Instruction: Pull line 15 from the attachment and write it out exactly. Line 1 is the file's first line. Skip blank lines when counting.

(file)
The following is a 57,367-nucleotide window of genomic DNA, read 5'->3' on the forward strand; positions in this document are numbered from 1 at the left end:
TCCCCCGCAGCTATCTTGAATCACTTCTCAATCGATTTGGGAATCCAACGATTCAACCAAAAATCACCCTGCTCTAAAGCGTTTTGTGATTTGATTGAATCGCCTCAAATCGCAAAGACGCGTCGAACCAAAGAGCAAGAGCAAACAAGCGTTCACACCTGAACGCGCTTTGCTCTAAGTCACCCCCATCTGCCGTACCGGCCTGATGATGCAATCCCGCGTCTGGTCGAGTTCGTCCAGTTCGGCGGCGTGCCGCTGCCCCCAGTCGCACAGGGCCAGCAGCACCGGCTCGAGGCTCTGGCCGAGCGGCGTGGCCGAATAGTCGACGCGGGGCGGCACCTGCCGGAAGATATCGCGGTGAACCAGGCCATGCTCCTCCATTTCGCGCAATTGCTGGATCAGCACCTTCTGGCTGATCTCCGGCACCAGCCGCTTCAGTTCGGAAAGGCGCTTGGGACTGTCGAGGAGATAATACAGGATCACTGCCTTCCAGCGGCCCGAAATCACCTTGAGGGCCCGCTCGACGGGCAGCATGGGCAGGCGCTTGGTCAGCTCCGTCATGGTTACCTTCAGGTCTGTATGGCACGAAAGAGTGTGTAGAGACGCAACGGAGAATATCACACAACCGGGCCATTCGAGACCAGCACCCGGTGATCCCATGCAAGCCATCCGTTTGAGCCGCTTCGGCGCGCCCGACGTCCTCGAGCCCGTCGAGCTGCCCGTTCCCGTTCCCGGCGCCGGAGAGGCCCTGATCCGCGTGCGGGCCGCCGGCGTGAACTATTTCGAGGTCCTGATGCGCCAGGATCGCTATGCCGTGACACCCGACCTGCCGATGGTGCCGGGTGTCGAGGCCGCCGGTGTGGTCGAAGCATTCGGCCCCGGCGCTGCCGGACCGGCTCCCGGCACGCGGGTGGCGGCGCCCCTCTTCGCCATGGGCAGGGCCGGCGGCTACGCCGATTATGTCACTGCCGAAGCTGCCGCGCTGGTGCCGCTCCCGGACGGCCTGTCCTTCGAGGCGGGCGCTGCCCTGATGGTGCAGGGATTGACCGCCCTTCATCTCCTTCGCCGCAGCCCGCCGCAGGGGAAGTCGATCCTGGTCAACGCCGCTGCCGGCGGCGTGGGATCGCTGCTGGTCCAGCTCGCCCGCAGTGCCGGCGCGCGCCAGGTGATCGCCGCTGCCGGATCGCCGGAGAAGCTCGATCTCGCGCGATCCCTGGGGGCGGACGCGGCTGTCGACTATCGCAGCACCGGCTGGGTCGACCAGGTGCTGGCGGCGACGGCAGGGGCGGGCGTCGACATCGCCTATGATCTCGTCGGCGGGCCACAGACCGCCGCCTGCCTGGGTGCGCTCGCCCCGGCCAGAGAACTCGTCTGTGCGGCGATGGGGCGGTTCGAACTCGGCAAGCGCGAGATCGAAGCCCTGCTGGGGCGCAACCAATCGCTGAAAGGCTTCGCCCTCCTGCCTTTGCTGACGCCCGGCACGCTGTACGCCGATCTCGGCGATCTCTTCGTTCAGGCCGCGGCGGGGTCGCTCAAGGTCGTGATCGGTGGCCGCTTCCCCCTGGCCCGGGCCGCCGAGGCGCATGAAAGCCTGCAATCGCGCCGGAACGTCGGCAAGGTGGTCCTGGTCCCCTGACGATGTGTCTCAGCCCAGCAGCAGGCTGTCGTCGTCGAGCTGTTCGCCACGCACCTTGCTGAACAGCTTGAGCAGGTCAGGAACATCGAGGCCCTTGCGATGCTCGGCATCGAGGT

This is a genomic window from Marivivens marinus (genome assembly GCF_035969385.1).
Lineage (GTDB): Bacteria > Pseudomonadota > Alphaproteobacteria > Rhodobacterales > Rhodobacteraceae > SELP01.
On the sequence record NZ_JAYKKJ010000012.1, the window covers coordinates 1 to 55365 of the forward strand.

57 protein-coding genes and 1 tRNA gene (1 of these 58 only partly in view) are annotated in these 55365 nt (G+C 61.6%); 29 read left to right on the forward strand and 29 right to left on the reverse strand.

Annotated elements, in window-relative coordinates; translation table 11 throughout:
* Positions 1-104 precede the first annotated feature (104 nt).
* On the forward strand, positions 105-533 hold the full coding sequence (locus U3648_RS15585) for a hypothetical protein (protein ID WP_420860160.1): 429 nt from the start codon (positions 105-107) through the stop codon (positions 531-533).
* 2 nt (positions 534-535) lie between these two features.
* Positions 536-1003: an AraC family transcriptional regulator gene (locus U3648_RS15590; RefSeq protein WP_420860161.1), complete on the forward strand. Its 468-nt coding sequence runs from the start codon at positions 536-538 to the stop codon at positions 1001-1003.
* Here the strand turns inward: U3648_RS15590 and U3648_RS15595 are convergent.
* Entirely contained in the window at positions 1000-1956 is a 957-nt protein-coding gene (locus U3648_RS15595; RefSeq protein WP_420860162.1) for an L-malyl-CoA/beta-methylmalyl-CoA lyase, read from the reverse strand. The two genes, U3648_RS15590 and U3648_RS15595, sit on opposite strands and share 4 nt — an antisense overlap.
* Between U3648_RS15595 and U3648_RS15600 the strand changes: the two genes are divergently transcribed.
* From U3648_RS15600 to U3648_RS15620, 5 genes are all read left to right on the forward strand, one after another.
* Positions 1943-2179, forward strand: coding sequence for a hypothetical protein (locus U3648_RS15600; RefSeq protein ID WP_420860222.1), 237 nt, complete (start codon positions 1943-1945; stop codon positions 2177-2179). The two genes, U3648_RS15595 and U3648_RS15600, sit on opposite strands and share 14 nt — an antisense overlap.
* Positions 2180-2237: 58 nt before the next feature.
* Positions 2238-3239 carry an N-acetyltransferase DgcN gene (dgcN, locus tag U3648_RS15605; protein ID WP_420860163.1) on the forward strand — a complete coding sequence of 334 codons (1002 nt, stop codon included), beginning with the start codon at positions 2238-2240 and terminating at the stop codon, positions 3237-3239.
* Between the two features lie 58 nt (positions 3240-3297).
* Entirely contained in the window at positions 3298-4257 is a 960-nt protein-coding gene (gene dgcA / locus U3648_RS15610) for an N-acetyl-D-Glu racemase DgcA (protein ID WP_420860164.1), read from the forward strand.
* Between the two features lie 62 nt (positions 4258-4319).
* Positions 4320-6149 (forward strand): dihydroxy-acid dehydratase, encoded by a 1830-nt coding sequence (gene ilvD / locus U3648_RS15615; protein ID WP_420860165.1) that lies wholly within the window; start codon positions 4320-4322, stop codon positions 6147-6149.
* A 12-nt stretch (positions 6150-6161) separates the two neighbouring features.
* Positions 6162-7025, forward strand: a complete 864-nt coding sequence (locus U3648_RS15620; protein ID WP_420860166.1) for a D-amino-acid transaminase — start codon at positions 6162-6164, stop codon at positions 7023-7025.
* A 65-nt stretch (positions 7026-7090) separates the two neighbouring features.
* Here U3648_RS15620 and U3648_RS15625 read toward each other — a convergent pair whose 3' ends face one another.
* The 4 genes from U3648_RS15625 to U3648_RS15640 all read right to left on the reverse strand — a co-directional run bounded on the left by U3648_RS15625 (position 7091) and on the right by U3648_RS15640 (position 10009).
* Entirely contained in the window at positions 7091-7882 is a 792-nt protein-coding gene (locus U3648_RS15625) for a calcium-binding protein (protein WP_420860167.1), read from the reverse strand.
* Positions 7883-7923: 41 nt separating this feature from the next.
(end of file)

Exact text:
* From U3648_RS15600 to U3648_RS15620, 5 genes are all read left to right on the forward strand, one after another.